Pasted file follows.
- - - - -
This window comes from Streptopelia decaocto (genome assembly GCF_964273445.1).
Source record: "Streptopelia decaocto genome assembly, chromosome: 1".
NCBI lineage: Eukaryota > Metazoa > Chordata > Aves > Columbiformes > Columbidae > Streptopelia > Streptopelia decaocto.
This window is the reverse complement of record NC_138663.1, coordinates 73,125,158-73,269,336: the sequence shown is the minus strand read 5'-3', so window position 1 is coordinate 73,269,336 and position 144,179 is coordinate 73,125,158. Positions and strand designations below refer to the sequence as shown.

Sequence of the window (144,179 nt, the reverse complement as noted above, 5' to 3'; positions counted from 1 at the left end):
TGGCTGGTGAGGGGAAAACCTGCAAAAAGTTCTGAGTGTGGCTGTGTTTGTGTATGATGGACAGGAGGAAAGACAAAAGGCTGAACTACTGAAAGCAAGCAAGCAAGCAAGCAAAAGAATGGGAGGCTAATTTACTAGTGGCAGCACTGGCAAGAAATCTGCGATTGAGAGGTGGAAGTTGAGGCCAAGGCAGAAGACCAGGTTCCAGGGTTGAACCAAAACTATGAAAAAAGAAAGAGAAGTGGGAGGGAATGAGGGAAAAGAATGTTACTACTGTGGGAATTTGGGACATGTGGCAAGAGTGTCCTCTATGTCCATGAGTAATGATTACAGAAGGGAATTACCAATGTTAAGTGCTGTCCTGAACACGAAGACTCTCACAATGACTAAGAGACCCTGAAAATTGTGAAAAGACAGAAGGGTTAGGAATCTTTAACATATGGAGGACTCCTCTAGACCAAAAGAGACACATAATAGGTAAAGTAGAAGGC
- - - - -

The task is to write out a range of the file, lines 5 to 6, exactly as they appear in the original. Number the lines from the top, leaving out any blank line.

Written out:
Sequence of the window (144,179 nt, the reverse complement as noted above, 5' to 3'; positions counted from 1 at the left end):
TGGCTGGTGAGGGGAAAACCTGCAAAAAGTTCTGAGTGTGGCTGTGTTTGTGTATGATGGACAGGAGGAAAGACAAAAGGCTGAACTACTGAAAGCAAGCAAGCAAGCAAGCAAAAGAATGGGAGGCTAATTTACTAGTGGCAGCACTGGCAAGAAATCTGCGATTGAGAGGTGGAAGTTGAGGCCAAGGCAGAAGACCAGGTTCCAGGGTTGAACCAAAACTATGAAAAAAGAAAGAGAAGTGGGAGGGAATGAGGGAAAAGAATGTTACTACTGTGGGAATTTGGGACATGTGGCAAGAGTGTCCTCTATGTCCATGAGTAATGATTACAGAAGGGAATTACCAATGTTAAGTGCTGTCCTGAACACGAAGACTCTCACAATGACTAAGAGACCCTGAAAATTGTGAAAAGACAGAAGGGTTAGGAATCTTTAACATATGGAGGACTCCTCTAGACCAAAAGAGACACATAATAGGTAAAGTAGAAGGC